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We’ve written our fair share of articles loaded with niche PC games, yet have somehow almost completely overlooked Harvester, a forgotten horror title that dared to use live-action characters in 1996 – a time when we all knew better.
Above: But this is pretty funny
Despite its rudimentary point-and-click gameplay, Harvester was still legitimately creepy, especially if you’re frightened of closed-in small towns with miniscule populations that speak in hushed tones. The game begins with “Steve” waking up in said town, scared out of his mind and arranged to be married to a woman he’s never met. He’s then asked to clean up all the eyeballs in the skin pit.
Above: Wait, what?
Above: This isn’t helping
If you can stomach this type of game in 2009, it’s worth hunting down for the “huh?” appeal alone. Added bonus: there are sphincter doorways.
The Fortune series has always pushed its ridiculous violence as a selling point, a smart move when you’re on a console clogged with decent-to-amazing shooters. Double Helix failed to make a big impression when pitted against the likes of Halo, Return to Castle Wolfenstein and Rainbow Six, but as advertised, its subtle, you-might-miss-it dismemberment is among the most intense we’ve ever seen.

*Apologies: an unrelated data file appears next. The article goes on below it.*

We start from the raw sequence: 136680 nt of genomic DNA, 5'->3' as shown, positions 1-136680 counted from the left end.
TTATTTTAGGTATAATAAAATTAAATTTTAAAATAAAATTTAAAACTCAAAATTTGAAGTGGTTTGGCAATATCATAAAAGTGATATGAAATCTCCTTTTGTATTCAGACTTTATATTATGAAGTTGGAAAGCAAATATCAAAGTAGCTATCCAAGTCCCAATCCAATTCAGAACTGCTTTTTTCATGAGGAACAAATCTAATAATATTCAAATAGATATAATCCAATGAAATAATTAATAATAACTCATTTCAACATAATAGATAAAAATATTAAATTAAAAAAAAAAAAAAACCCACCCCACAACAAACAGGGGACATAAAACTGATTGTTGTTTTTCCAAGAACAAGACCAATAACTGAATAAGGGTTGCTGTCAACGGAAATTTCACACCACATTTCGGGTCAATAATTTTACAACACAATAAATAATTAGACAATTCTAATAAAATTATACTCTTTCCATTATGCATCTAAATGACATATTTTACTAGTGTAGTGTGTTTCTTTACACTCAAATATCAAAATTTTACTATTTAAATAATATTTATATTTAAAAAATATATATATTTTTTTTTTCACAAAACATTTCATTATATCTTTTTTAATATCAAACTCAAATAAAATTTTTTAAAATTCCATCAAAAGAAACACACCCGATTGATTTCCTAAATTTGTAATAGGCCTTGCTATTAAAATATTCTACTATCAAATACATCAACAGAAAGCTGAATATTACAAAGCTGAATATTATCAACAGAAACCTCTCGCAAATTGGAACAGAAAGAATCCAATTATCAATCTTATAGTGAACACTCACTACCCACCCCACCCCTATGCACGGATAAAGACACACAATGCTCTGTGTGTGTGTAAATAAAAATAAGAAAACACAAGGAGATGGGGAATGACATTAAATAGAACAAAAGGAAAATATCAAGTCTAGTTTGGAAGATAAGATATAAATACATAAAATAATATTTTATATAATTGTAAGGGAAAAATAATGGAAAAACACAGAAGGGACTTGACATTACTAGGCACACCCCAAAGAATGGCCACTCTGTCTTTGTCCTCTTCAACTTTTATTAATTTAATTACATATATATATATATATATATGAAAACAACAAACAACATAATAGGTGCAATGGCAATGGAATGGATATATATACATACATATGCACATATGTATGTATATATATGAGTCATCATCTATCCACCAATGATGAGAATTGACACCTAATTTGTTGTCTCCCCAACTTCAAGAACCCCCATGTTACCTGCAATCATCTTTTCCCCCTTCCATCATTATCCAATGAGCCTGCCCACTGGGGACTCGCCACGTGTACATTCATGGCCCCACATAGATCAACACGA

Above: So you’ve got this dead guy ready for mutilatin’
Above: Blast his face away, revealing a bit of brain and a lot of blood
Above: Or take this guy, freshly killed…
Above: …and blow off every appendage on his body
What’s really strange is that you have to know about the appropriately named GHOUL engine to even get these results. Blasting enemies in the head and hands, while alive, usually doesn’t do anything. Once they’re down though, they’re unwilling patients for your surgical bullet ballet.
Nintendo of America freely swung the ban hammer throughout the ‘80s, so it’s fairly easy to find fiercely violent, Japan-only titles from that time period. Then there are games like Abadox that managed to avoid NOA’s gore/sex/religion radar altogether.
Above: Brought to you by Candy Land, Connect Four and Yahtzee
You control a man, maybe a robot man, as he descends “into the belly of the beast,” which in this case is a living planet with innards made of lasers.
Above: In we go!
Above: Ugh, that’s a tongue, we suppose
Above: Some kind of throat gore, perhaps?
Above: Pretty sure that’s a butt with eyeballs and teeth
It may be light on blood, but it was overflowing with graphic imagery that was unprecedented on the platform. And given that we’ve barely seen or heard anything about this game since its initial run on the NES, we’re gonna guess most of you never knew it existed until right… now.
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